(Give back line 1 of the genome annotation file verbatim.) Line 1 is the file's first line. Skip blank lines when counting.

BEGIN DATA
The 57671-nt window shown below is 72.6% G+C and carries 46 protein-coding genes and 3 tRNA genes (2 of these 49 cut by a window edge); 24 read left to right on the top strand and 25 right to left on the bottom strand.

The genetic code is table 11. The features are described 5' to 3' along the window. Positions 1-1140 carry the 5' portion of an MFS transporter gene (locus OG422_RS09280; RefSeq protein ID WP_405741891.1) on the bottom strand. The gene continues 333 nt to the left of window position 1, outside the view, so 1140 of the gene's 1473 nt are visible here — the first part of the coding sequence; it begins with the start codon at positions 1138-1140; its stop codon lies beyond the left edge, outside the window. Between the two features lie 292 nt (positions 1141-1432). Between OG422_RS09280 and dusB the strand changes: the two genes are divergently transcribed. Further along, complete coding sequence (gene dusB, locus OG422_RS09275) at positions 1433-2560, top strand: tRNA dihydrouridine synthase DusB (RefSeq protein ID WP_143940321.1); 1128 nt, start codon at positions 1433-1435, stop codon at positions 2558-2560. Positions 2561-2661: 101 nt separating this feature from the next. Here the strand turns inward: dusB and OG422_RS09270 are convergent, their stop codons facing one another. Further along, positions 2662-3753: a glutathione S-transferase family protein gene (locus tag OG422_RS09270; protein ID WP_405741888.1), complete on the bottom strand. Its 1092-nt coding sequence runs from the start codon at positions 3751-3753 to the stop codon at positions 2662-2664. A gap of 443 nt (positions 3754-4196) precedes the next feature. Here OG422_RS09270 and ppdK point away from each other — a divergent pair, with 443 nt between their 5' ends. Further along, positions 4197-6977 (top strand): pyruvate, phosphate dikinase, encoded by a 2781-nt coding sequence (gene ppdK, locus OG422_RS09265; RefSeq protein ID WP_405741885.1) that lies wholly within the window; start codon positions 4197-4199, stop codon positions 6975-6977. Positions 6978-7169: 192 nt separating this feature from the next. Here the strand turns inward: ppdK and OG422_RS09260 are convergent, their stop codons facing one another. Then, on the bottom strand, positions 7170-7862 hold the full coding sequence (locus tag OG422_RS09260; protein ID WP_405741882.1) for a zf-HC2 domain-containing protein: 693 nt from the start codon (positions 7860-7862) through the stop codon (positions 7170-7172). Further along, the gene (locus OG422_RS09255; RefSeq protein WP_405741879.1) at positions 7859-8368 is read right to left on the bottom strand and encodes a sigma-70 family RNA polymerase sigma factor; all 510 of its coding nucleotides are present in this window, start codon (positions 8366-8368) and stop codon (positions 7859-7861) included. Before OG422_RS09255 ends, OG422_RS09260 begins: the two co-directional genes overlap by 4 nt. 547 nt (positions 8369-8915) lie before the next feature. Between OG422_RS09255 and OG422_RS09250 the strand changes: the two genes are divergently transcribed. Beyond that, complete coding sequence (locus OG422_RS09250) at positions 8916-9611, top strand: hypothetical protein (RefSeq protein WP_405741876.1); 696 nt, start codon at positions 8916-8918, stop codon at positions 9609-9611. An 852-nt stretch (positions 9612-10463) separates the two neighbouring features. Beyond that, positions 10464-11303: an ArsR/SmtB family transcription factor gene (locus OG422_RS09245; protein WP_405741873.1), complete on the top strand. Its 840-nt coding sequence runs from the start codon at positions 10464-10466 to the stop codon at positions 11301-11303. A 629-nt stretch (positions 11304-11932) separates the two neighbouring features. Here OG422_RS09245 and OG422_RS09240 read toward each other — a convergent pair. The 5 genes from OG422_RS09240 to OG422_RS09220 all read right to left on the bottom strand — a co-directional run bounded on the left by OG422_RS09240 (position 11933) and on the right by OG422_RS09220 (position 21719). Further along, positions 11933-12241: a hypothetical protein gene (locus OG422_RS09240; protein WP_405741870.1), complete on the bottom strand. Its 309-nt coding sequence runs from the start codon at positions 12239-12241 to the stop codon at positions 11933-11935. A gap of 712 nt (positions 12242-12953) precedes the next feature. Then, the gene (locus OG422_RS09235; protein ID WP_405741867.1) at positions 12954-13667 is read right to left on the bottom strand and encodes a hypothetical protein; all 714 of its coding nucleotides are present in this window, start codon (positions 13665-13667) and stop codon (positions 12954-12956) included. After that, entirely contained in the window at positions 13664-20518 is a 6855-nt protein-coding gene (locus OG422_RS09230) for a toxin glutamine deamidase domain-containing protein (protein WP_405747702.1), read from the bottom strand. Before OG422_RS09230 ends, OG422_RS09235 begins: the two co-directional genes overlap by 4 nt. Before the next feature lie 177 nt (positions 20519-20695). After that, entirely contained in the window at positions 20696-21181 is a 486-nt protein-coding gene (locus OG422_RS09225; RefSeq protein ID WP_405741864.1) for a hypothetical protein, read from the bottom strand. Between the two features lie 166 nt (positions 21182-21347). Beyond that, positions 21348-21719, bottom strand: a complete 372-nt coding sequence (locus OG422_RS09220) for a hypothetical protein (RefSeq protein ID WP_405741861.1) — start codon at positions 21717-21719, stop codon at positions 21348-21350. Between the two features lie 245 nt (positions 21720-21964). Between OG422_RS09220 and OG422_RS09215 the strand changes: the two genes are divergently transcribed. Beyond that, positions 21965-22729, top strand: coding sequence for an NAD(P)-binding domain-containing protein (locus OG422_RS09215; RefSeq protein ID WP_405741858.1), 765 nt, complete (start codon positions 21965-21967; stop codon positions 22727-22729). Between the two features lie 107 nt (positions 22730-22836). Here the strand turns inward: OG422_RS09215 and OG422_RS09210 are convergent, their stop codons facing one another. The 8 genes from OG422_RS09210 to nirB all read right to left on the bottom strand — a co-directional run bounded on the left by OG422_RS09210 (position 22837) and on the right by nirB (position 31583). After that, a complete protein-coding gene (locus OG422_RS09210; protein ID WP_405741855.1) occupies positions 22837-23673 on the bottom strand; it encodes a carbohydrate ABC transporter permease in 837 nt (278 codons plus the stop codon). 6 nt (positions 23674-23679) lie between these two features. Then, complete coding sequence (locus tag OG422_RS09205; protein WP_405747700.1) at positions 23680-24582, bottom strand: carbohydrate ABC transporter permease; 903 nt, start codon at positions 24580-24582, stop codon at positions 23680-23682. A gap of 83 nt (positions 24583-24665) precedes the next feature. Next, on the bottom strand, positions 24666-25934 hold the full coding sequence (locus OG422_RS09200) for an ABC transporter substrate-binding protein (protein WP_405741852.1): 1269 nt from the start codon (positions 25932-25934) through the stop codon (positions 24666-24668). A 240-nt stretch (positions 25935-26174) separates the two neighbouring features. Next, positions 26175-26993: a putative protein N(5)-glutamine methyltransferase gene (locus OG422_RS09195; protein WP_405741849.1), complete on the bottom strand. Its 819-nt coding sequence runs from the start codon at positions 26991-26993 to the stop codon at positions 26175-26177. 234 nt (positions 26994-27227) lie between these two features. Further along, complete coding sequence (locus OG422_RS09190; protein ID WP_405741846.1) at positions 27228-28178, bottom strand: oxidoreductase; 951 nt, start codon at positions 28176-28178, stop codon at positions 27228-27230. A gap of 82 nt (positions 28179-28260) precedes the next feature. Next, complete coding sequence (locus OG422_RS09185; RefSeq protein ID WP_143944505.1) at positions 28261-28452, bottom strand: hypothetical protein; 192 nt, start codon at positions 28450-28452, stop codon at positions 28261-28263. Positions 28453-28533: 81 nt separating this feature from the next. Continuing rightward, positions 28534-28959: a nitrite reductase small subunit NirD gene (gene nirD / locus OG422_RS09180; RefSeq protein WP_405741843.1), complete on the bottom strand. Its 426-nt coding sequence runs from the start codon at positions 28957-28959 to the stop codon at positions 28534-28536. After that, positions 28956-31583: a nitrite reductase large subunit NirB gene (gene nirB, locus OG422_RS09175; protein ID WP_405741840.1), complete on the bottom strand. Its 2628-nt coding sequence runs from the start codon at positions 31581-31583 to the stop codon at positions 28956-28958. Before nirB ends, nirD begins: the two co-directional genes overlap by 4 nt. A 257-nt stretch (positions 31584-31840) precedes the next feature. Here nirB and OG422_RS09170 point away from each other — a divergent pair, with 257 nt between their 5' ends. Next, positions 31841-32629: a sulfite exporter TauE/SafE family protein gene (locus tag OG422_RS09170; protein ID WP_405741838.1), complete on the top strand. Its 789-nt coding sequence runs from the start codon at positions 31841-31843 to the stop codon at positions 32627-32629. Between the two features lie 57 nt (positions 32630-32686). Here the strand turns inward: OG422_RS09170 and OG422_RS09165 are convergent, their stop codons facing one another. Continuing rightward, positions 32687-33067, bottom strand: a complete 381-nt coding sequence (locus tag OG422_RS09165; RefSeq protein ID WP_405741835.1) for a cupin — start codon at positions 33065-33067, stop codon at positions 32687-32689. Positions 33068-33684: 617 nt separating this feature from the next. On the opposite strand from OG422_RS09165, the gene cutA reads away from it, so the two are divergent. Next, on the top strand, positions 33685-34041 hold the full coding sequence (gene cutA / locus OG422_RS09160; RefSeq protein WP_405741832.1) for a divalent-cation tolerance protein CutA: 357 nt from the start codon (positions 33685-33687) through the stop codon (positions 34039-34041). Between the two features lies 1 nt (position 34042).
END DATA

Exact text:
The 57671-nt window shown below is 72.6% G+C and carries 46 protein-coding genes and 3 tRNA genes (2 of these 49 cut by a window edge); 24 read left to right on the top strand and 25 right to left on the bottom strand.